Technicals Suggest Weaker Future Cattle Prices: Koontz

What do you do when feeder calf and calf markets have been strong and you look at the technicals and see a different message? “Very clearly sell,” says Stephen R. Koontz, agricultural economist at Colorado State University.

Why? Koontz said feeder cattle futures exhibited weakness early this week after holding fast last week, and rallying to fill the gap down in late September the prior two weeks. In mid-September the market rallied close to resistance formed in May and June.




“My interpretation of the feeder cattle futures rally through most of late August and early September was that it was driven by a strong cash calf and feeder cattle market pricing in a lot of the cheapening feed market, Koontz said in a column. “It is possible that all of this has run its course and traditional seasonal weaker calve prices are in the works.”

Koontz did concede he had saying that since August. “However, the technicals support my position rather clearly,” he said. “Feeder cattle and live cattle contracts have rallied to levels established in the early summer. The market turned lower in mid-July and it is set to repeat that now” Koontz said. “All of these fall contracts that have rallied to resistance planes have been turned back. Do we have the fundamental support to hold or push higher?”




Examining the fundamentals, Koontz said boxed beef composition values and fed cattle prices have drifted sharply lower the last half of the year. But he said they recently have shown strength over the prior two-to-three weeks. Both packer margins and cattle feeding margins are under pressure in this market.

Koontz said exports have been the surprising bullish news. But the overall perspective on protein markets is that beef, pork and poultry supplies are likely to be large through the fall and early winter.




“Supplies are large and cold storage stocks are increasing,” he said. “Thus, feeder cattle and calve are unlikely to hold at the levels seen in this environment.”

The cheapening feed also may have run its course. Koontz said. The USDA Crop Production and WASDE reports revealed corn yield forecasts were increased from 169.9 to 171.8 bushels per acre. But he said the forecast of acres harvested was reduced from 83.5 to 83.1 million acres. Total production was revised up slightly less than 100 million bushels.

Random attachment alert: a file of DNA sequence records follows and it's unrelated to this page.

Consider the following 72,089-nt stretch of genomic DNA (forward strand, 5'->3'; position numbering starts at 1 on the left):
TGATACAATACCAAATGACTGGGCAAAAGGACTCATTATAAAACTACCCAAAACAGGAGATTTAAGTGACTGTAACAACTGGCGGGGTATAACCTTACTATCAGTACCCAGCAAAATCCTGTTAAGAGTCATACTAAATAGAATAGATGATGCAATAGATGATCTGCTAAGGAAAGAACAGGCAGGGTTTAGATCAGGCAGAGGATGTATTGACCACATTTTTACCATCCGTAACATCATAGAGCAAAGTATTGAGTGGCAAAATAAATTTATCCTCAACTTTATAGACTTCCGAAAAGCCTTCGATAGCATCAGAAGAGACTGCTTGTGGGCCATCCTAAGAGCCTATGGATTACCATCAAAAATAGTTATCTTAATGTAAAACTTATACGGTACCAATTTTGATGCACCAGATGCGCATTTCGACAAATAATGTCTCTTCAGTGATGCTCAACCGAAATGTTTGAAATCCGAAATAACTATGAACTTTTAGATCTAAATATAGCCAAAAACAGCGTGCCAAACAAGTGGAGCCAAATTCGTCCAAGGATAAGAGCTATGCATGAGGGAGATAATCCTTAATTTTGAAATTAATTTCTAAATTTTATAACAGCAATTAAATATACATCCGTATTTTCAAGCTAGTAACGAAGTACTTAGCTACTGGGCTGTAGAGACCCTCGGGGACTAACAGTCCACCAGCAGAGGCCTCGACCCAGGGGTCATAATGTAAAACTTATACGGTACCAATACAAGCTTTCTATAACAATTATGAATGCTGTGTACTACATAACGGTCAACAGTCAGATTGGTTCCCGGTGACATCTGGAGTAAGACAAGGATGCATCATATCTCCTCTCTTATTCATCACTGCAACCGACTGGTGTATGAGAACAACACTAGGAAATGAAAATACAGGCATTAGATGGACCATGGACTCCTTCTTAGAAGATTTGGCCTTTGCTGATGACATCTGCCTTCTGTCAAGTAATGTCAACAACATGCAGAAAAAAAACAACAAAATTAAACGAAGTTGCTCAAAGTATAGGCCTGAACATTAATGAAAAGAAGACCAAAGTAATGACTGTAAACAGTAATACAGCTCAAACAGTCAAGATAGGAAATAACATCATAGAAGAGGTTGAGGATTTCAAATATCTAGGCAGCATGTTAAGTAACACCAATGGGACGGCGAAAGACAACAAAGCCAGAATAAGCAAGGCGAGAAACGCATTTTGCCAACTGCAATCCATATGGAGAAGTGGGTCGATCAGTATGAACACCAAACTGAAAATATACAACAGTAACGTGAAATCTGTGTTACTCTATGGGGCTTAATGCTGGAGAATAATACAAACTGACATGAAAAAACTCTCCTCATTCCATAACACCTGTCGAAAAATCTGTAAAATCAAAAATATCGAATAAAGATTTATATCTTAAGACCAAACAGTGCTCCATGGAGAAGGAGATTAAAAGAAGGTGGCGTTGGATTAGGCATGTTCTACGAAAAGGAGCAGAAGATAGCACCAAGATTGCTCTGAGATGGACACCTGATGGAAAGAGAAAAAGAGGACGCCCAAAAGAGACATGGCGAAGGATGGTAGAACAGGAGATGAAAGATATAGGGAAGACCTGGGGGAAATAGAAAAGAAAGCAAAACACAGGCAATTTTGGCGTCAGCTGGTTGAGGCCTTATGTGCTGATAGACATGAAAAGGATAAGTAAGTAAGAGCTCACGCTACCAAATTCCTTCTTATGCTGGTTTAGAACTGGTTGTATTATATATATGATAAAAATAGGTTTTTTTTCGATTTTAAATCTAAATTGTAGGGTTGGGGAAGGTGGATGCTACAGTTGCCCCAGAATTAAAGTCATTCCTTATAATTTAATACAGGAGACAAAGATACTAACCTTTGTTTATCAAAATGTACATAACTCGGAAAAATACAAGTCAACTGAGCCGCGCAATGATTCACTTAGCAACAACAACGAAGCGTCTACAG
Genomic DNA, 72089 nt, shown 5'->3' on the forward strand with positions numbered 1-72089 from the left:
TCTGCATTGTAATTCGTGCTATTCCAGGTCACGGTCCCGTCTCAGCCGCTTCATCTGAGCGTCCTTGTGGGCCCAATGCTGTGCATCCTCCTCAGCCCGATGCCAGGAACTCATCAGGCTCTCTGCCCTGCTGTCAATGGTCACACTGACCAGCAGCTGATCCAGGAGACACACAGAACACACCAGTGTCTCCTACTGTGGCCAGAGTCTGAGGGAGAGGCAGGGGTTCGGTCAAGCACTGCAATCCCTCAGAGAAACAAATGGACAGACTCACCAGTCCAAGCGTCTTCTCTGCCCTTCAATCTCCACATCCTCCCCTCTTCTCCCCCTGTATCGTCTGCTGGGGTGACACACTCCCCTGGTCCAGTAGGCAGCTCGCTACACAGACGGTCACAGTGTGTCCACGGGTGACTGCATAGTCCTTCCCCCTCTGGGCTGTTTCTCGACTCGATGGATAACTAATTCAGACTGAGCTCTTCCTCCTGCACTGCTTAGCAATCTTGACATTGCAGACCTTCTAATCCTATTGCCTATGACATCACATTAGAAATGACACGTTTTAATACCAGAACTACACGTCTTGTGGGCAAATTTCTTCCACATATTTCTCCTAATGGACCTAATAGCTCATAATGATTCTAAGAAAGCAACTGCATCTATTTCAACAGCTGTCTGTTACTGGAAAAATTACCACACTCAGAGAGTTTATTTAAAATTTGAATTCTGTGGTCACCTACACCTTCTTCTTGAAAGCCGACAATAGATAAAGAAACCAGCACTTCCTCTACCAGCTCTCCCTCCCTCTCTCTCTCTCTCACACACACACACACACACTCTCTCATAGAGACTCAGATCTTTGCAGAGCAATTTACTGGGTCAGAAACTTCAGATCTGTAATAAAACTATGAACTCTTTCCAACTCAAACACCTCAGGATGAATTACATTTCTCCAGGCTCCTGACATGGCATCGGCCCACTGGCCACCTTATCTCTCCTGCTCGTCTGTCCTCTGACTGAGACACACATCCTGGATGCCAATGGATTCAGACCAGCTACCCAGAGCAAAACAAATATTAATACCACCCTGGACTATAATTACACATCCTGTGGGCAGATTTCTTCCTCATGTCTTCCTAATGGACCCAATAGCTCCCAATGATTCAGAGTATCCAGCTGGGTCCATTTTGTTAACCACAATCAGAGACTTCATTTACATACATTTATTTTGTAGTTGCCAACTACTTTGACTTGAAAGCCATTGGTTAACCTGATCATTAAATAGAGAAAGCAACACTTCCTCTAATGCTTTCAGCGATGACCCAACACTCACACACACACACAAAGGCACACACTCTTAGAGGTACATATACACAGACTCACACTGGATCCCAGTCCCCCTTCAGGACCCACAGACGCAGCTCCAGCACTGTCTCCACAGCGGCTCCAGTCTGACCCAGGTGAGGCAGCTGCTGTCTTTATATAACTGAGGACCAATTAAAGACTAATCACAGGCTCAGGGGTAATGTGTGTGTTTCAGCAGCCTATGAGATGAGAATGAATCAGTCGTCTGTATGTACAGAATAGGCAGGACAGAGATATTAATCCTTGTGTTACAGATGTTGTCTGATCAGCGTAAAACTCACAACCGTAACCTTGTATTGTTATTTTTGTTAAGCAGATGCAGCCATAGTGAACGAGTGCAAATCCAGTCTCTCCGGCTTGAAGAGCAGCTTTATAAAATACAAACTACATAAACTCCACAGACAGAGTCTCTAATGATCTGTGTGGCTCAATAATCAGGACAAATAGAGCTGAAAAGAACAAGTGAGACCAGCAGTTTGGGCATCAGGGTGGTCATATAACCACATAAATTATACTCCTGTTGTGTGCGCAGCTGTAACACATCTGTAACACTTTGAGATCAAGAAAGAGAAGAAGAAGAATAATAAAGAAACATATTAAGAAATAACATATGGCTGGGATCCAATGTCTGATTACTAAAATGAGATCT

“Barring harvest surprises, the corn market looks to have bottomed,” Koontz said. “All in all, there is little underlying fundamentals based support for prices holding.”






Boxed beef cutout values were higher to sharply higher on moderate to good demand and

moderate to heavy offerings. Select and choice rib cuts were firm to higher while chuck

and round cuts were steady. Choice loin cuts were steady while select was higher. Beef trimmings were sharply higher on good demand and light to moderate offerings.


Choice was $2.31 higher at $199.57 while select was $190.76, $1.67 higher. The choice/select spread was $8.81 and 149 loads of fabricated product was sent to the marketplace.


As of Thursday morning, negotiated cash trade was limited on light-to-moderate demand in Kansas and Nebraska. A few live purchases traded at $110.00 in both regions, but there were not enough sales for an adequate market test. Trade was mostly inactive on light demand all other feeding regions.


The latest established market in the Texas Panhandle was Wednesday with live purchases at $110.00. Last week, live purchases in Kansas were at $111.00. For the prior week in the Northern Plains, live purchases traded at $111.50 and dressed purchases in Nebraska at $175.00. In the Western Cornbelt last week, live purchases ranged from $110.00 to $111.00 with dressed purchases at $175.00. The CME Feeder Cattle Index was at $155.08 for the seven days ending October 18, down 18 cents. The October feeder cattle contract at the CME closed at $153.150 cents up 0.625 cent per pound.